As if October couldn't get any better.
She's back! Asa (Asha) that is. I'm probably late. Excited to see her evolution from her self-titled freshman album, to her forthcoming collection, Beautiful Perfection. The album drops October 25th - but her single, "Be My Man," is up on Youtube (H/T Asa Groupies on Facebook).
Not sure how I feel about her new look (a bit cliche***)...but she still remains incredibly adorable in my book. She recently gave an interview to HiMagazine (never heard of it, personally).
On her new style:
Its fun, I think it is part of finding myself because I spent the most of my life while growing taking care of people. I have been responsible for my siblings and so I had to grow up really fast and that took a lot of attention from me because I didn’t care about myself. So going out to various places and events has influenced me. I’m beginning to really like what I see and I tell myself that I’m beautiful and need to take care of myself. Its fun really because I enjoy the growth, I don’t think I have changed I just added more colour...[I'm] letting go of a lot of unnecessary baggage, so you can feel it because I’m happy.In short, Asa explains that over the past two years, she's been more exposed and is learning to put herself first, all of which should reflect in her latest album.
***December update - Err, yeah, I'm a swagger jacker, and so totally just went and bought the Asa glasses not too long ago. Couldn't help it. But don't we all have a bit of cliche (sorry couldn't find that accent aigu) in us somewhere?
Quick! Check out the new series at NigeriansTalk.org entitled Nigeria@50. Since last Friday, Nigerian bloggers have been posting their thoughts on Nigeria as she approaches her 50th birthday. From the intro post:
As you can imagine, there are a lot of things to complain about...but we do not want to dwell on the failures. The articles will not write away the failures of the past — as if that were even possible. While acknowledging those failures, they will be forward-looking. In short, we hope to leave the series of articles feeling not only informed, but also inspired.Check the Nigerianstalk.org website daily for fresh content from this series.
Picture taken without permission (kind of like many others on this site - trying to change my ways) from the photo exhibition, "1960: Nigeria at Independence."
July and August has passed and I promised myself that I would post at least something during the month of September. Sorry for the pause in communication – life (and laziness) got in the way.
So apparently Nigerian elections are slated for January 2011 – yeah, goodluck with that one. And speaking of Goodluck…our former Vice President, now President and (finally) presidential aspirant 2011 has recently hit the campaign trail and from the looks of things, he seems to be targeting the youth as evidenced by his widely popular presence on Facebook. Makes sense considering that Nigeria, like it's developing world contemporaries, features youth as its most popular age-bracket. But beyond making friends on Facebook, I have the sneaking suspicion – as has been mentioned elsewhere – that GJ is taking a page or two out of Barack Obama’s playbook.
Goodluck Jonathan – the next Barack Obama. I know to the most ardent Obama supporters this may seem like blasphemy, but the mercurial rise in popularity of the once (relatively) obscure Goodluck Jonathan in many ways mirrors that of the Obama during his bid for presidency in 2008. Like his American counterpart, GJ is well-educated, articulate, and compared to his competitors, somewhat scandal-free. Let us not forget that the Jonathan presidency and potential second-term carries historical weight. The United States welcomed its first black president fifty years after the death of civil rights champion, Rev. Dr. Martin Luther King. And now, fifty years post-independence, Nigeria may for the first time, elect a minority president. Jonathan’s wide support from a diverse number of groups in the south and the north confirm his (or rather PDP’s) ability to shatter ethnic barriers. No small feat. The smiling president, like Obama, is well-educated, articulate, and compared to some of his competitors, somewhat scandal-free.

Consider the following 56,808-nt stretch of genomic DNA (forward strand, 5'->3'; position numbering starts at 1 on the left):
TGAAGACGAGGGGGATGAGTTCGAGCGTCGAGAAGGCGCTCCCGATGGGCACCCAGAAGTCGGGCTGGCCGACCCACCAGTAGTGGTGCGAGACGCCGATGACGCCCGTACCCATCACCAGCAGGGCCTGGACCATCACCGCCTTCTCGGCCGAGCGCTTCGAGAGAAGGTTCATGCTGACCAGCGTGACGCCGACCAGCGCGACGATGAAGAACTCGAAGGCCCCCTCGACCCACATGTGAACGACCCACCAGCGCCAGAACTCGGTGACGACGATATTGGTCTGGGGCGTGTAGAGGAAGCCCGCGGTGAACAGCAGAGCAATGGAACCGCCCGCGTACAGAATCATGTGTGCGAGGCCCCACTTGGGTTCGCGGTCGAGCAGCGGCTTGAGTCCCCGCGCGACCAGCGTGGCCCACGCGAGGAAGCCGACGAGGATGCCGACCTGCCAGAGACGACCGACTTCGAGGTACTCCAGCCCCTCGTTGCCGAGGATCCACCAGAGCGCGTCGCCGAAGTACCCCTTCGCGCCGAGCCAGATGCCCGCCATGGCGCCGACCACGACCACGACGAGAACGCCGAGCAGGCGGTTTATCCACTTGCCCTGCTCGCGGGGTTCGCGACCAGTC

Recently, I came across the Youtube (yes, loves, Youtube) campaign videos of Goodluck Jonathan (H/T NigerianCuriosity). Peep the English version, which features a litany of Nollywood actors and heavyweights (including my teen heart-throb Emeka Enyiocha…taking a moment…yessss…please don’t judge me).
Cute, though (surprise! surprise!) it bears an uncanny resemblance to will.i.am’s 2008 “Yes We Can,” Youtube sensation, a similarly star-studded gushy tribute to Barack Obama’s platform of hope and change.
All well and good – but hope, change, and lofty promises can only get you so far. Obama is learning that the hard way seeing that his support over the past few months has decreased, somewhat precipitously. Over the summer, I was surprised to find out that Goodluck Jonathan commands overwhelming support from the Nigerian populace – approval ratings of up to 75% (I know…no need). Such a figure, begs the question – why? I remain concerned about declarations that Jonathan is not only blessed with good fortune, but that somehow, GJ is divinely appointed and with him lies Nigeria’s way forward (see here, here and here). While GJ’s emphasis on the youth is commendable, any failure to deliver on campaign promises such as repairing basic infrastructure, stands to add to the increased jadedness of the youth whom he seeks to inspire.